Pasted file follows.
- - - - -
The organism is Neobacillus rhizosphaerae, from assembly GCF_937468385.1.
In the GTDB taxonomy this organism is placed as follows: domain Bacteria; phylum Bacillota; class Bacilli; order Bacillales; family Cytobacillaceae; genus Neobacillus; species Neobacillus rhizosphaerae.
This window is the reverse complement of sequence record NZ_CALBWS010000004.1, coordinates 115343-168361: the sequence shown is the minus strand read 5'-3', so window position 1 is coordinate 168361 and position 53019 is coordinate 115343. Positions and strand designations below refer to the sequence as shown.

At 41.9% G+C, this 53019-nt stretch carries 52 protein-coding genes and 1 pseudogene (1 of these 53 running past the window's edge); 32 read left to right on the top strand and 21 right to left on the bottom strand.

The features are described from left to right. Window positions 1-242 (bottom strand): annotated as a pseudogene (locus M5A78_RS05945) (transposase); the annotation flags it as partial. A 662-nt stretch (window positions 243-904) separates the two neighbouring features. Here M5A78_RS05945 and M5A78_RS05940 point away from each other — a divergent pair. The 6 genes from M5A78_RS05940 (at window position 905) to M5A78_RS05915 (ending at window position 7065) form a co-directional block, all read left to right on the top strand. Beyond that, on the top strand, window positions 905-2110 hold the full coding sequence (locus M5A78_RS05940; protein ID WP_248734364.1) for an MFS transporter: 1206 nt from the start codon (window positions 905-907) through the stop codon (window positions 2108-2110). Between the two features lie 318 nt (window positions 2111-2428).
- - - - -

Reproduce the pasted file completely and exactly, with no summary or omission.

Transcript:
The organism is Neobacillus rhizosphaerae, from assembly GCF_937468385.1.
In the GTDB taxonomy this organism is placed as follows: domain Bacteria; phylum Bacillota; class Bacilli; order Bacillales; family Cytobacillaceae; genus Neobacillus; species Neobacillus rhizosphaerae.
This window is the reverse complement of sequence record NZ_CALBWS010000004.1, coordinates 115343-168361: the sequence shown is the minus strand read 5'-3', so window position 1 is coordinate 168361 and position 53019 is coordinate 115343. Positions and strand designations below refer to the sequence as shown.

At 41.9% G+C, this 53019-nt stretch carries 52 protein-coding genes and 1 pseudogene (1 of these 53 running past the window's edge); 32 read left to right on the top strand and 21 right to left on the bottom strand.

The features are described from left to right. Window positions 1-242 (bottom strand): annotated as a pseudogene (locus M5A78_RS05945) (transposase); the annotation flags it as partial. A 662-nt stretch (window positions 243-904) separates the two neighbouring features. Here M5A78_RS05945 and M5A78_RS05940 point away from each other — a divergent pair. The 6 genes from M5A78_RS05940 (at window position 905) to M5A78_RS05915 (ending at window position 7065) form a co-directional block, all read left to right on the top strand. Beyond that, on the top strand, window positions 905-2110 hold the full coding sequence (locus M5A78_RS05940; protein ID WP_248734364.1) for an MFS transporter: 1206 nt from the start codon (window positions 905-907) through the stop codon (window positions 2108-2110). Between the two features lie 318 nt (window positions 2111-2428).